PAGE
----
By Jane Derenowski
Every day, Rodney Beseda travels about 95 miles each way from Fayetteville, Texas, to his job as a facilities manager at MD Anderson Cancer Center in Houston. If he leaves home at 4:15 a.m., he’ll arrive at 6:00 a.m., right on time. And then when the day ends he’ll make the nearly 2 hour drive once more.
“With the job market now, if you are in a stable job, I definitely wouldn’t want to try and change jobs right now," he said.
Beseda, 37, who has managed to keep this schedule for 10 years, is one of a growing number of “super commuters”-- people who travel about 100 miles each way to work.
He grew up in Fayetteville, Texas, halfway between Austin and Houston, then moved to Houston to be closer to his job. But after just a year and a half in the big city, he moved back to the much smaller Fayetteville community (population: 258) to start and raise a family. On the weekends, Beseda, his wife, and their four kids go fishing in a pond near their home and on Sundays, the whole family –- cousins, aunts and uncles who also live in town -- have a big dinner together. It’s a family tradition, Beseda said, and that means more to him than living closer to his place of employment.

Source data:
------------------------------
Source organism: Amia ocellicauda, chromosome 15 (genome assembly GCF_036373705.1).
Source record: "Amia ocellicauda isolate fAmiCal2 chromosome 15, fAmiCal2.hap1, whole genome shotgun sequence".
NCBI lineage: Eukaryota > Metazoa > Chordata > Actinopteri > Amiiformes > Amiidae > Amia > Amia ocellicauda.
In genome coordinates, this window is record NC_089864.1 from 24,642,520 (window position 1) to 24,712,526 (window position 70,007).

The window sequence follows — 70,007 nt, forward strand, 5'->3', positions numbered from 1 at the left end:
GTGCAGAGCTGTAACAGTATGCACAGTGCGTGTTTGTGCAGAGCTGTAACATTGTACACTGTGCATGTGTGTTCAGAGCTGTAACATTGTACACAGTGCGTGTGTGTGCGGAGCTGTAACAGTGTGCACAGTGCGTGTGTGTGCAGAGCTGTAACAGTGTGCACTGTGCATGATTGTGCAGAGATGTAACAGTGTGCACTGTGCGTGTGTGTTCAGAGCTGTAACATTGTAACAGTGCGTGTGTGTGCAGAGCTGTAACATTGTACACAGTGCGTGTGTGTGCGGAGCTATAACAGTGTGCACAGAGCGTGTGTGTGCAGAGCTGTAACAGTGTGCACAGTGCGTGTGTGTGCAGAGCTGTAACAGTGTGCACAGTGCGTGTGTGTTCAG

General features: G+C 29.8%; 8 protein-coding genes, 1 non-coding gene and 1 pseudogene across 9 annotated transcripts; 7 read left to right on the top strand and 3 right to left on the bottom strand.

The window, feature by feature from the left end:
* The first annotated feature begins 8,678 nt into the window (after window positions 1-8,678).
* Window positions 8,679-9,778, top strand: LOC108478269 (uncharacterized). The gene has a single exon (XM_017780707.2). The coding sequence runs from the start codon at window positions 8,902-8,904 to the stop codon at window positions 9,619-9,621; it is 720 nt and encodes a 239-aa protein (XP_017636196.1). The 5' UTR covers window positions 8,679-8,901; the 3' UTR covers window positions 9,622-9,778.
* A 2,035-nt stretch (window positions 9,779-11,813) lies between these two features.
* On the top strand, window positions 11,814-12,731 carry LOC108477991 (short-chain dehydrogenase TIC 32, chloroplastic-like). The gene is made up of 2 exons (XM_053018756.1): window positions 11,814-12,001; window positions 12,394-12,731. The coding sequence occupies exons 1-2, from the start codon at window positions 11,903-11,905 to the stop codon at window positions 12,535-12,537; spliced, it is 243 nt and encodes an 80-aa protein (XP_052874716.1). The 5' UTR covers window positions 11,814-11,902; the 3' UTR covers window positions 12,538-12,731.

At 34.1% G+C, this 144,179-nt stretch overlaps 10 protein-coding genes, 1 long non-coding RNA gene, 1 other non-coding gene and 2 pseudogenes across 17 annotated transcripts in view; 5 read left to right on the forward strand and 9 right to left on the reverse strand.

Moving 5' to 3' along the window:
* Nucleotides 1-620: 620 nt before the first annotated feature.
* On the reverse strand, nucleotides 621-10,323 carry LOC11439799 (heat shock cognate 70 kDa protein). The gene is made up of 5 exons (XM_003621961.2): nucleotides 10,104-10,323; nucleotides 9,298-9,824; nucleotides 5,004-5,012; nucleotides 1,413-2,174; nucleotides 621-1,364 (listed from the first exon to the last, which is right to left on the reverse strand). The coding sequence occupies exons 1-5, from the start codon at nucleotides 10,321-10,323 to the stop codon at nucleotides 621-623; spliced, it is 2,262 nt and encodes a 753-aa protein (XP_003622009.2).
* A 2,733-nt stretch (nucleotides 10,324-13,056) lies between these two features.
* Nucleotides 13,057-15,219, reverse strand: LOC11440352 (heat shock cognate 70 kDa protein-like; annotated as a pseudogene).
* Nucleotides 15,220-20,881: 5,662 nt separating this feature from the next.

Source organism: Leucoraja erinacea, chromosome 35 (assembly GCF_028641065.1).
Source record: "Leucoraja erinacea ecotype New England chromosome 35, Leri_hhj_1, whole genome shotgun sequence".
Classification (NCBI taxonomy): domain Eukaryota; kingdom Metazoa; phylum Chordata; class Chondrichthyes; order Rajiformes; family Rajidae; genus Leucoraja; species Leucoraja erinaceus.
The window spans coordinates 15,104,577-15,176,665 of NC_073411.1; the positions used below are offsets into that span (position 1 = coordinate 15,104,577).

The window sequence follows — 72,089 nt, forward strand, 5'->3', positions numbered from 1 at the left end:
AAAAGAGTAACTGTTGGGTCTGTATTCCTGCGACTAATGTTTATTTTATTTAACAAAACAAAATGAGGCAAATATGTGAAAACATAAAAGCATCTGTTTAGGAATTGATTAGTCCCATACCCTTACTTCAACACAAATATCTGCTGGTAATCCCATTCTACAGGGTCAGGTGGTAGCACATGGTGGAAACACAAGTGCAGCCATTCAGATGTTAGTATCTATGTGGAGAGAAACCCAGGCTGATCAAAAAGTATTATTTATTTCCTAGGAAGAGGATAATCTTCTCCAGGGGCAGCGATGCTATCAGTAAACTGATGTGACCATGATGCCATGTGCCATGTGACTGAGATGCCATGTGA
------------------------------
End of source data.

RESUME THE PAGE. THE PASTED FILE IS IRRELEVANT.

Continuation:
“For me, being out there in the country, what I know and what I love, that is where I want to be,” he said.
It’s easy to see why he and millions of others live in smaller, less-expensive, close-knit communities with family close by rather than moving closer to their jobs in big cities. And according to a recent analysis by Mitchell Moss, a professor at New York University’s Rudin Center for Transportation, the number of super commuters is growing. In some cities, like Houston and Dallas, the number of super commuters has tripled since 2002.
The eight fastest-growing metropolitan areas for super commuters are: New York City, Philadelphia, Dallas, Houston, Seattle, Los Angeles, Phoenix, and Chicago.
“Today, Americans are so concerned about the fact that jobs are uncertain, you don’t have a lifetime employment, you’re putting your family first and therefore they’re going to commute much greater distances to work to keep their families in one place,” Moss told NBC News. “No one wants to uproot their family. And with so many households, more than half of the households in America having two earners, it’s very hard for both people to get a job in the same city. As a result we are finding out that people are traveling great distances.”
Southwest Airlines hosts two dozen daily commuter flights between Houston and Dallas -- two of the fastest-growing super commuter hotspots. And it isn’t unusual for passengers to take a plane to and from work five days a week. Technology, too, has enabled many long-distance workers to telecommute several days a week, making the really big commutes once or twice a week much more bearable.
Many companies are now also providing free shuttle buses to help attract and keep qualified workers who live far away from the workplace. Rackspace Hosting, an Internet business solutions company, drives many of its employees from Austin to San Antonio every day on a bus equipped with WiFi access, helping make the morning commute a lot more productive (and fun) for its workers.
We’d like to hear more about your commute … how you pass the time, save on gas and car repairs, or simply chill out on the long way home. Share your thoughts below.